Other CHP Technologies
Organic Rankine Cycle
Converting an engine’s waste heat to power
The Rankine Cycle is a thermodynamic cycle which converts heat into work. The heat is supplied externally to a closed loop, which usually uses water as working fluid. The principle of the Organic Rankine Cycle (ORC) is the same as that of the Rankine cycle – working fluid is pumped to a boiler where it is evaporated, passes through a turbine and is finally re-condensed.
The fluid has a liquid-vapor phase change, or boiling point that occurs at a lower temperature than the water-steam phase change. This fluid allows Rankine cycle heat recovery from lower temperature sources such as combustion, industrial waste heat, geothermal heat, etc. The low-temperature heat is converted into useful work, that can itself be converted into electricity. An ORC generator can be used at a CHP site to replace the engine’s radiator.
The ORC acts as a “Radiator with a Payback”, eliminating radiator capital costs and offsetting up to 30% of the entire ORC project costs through fuel-free power generation.
Thermal Acoustic Converters
A Thermal Acoustic Converter (TAC) device runs on any fuel or heat source by simply conducting input heat through the device’s external casing. The TAC uses this input heat to initiate and amplify a resonant acoustic-frequency pressure oscillation in helium gas. This cyclical pressure oscillation is then converted to mechanical power by a steel transducer, flexing in place with a fatigue-free stroke of just 200 microns. The transducer in turn drives a permanent magnet or piezo alternator, also flexure-based. The TAC contains no other moving parts, seals, lubricants or refrigerants, and the device experiences no mechanical friction, wear or degradation over a maintenance-free life of several decades.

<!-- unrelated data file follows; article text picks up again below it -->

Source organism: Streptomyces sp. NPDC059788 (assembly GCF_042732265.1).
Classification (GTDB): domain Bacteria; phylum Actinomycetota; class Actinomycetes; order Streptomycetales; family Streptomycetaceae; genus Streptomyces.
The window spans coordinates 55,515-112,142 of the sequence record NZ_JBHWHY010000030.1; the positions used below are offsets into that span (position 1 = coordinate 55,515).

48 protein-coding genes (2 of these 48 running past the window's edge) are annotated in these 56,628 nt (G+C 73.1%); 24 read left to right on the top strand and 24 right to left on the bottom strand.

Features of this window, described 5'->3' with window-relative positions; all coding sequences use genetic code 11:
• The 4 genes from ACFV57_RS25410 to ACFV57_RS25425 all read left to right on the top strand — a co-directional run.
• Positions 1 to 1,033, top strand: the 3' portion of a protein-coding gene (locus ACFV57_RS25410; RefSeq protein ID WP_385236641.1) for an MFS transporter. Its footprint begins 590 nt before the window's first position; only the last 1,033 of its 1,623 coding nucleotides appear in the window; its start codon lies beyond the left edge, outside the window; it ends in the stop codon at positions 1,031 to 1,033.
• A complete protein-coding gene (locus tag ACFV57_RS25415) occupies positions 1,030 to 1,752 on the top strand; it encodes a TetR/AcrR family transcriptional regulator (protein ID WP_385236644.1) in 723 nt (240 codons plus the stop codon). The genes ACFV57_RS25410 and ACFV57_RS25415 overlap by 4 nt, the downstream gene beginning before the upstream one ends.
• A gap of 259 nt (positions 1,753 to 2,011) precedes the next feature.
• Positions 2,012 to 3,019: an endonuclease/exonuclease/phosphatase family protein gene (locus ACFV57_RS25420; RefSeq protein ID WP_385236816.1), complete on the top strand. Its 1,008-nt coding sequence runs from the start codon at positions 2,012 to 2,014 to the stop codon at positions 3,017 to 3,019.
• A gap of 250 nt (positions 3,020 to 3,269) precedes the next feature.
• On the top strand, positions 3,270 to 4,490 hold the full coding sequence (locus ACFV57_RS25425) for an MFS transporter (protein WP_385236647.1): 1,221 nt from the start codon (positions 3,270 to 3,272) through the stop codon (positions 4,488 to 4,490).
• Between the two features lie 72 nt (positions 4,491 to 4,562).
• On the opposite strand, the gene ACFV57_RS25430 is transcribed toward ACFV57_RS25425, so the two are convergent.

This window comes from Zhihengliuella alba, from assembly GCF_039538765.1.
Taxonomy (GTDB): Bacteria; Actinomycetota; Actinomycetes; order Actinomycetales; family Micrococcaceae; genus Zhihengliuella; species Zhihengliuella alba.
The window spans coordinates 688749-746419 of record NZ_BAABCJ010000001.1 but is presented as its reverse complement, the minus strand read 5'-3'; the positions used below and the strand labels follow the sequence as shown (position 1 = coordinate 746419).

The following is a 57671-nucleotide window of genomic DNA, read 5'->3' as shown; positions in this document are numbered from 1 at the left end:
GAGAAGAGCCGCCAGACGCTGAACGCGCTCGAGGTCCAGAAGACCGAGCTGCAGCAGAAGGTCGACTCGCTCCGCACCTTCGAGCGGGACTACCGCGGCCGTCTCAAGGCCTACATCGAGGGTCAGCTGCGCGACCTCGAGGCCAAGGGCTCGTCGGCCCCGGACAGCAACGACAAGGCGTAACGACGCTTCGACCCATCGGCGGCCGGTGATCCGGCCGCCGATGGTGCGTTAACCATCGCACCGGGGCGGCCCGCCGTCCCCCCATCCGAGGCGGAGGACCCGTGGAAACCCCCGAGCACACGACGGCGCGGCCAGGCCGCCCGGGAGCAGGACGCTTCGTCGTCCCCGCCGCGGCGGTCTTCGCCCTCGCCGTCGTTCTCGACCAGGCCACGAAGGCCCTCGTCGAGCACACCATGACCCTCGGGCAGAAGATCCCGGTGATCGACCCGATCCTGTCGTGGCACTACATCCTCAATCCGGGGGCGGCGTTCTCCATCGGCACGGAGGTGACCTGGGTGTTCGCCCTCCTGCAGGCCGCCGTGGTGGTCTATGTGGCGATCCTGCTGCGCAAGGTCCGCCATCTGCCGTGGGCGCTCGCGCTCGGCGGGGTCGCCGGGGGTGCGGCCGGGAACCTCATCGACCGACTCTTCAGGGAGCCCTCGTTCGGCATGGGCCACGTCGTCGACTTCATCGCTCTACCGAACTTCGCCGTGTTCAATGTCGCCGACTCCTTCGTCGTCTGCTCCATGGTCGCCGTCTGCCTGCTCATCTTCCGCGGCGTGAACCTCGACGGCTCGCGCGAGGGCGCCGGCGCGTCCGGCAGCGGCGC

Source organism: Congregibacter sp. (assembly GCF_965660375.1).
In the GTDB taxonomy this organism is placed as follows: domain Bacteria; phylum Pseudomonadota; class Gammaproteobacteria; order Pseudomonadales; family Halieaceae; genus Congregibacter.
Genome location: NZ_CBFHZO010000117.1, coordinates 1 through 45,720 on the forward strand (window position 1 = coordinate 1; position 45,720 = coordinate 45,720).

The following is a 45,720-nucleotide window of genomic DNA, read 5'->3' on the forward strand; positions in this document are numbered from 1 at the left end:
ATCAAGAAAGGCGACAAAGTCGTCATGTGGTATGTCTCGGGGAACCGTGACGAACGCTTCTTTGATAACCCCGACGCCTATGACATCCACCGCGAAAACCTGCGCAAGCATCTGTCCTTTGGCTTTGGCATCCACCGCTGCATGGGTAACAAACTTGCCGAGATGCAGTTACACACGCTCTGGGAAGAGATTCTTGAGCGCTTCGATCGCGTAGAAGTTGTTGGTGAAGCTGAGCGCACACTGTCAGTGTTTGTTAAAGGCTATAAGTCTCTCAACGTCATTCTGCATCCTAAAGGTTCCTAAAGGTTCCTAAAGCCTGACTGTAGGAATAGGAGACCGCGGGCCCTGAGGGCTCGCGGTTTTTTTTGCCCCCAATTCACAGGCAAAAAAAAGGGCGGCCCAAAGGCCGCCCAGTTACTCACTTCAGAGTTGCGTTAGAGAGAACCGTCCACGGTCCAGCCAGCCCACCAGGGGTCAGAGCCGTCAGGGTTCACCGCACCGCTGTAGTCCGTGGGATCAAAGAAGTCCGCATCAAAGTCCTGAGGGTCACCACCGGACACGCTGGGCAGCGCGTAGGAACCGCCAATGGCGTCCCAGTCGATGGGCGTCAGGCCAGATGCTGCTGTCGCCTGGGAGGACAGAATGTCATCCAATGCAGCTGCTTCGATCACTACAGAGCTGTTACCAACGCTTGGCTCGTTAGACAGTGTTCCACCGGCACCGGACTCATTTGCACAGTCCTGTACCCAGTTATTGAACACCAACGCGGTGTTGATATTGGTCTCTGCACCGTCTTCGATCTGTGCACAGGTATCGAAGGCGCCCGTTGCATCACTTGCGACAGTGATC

As a closed-cycle external combustion engine, the Stirling engine heat source is outside the engine, so the inside of the engine can be maintained at high pressure. Stirling engines have a regenerative heat exchanger that allows them to re-use their heat to some extent. This feature is what makes the Stirling cycle so efficient. Since an external burner drives the Stirling engine, it can operate using virtually any heat source (e.g., oil, gas, solar, wood, coal, natural waste).
Until recently, the principal design used was the kinematic Stirling engine. There have been numerous attempts to integrate it as prime work engine in a variety of applications, but the high cost of manufacturing and reliability issues (inherent in its design) prevented it from achieving commercial success. However, newer variants of Stirling engines specifically the FPSEs (Free Piston Stirling Engines) ,have marked advantages.
The FPSE directly converts the reciprocating motion of the pistons into electrical power via a linear alternator inside the engine. Eliminating the crank mechanism and power output shaft in the kinematic Stirling engine solved fundamental issues of wear, sealing and reliability. The most noticeable FPSE advantages are high reliability, higher life expectancy, and zero maintenance.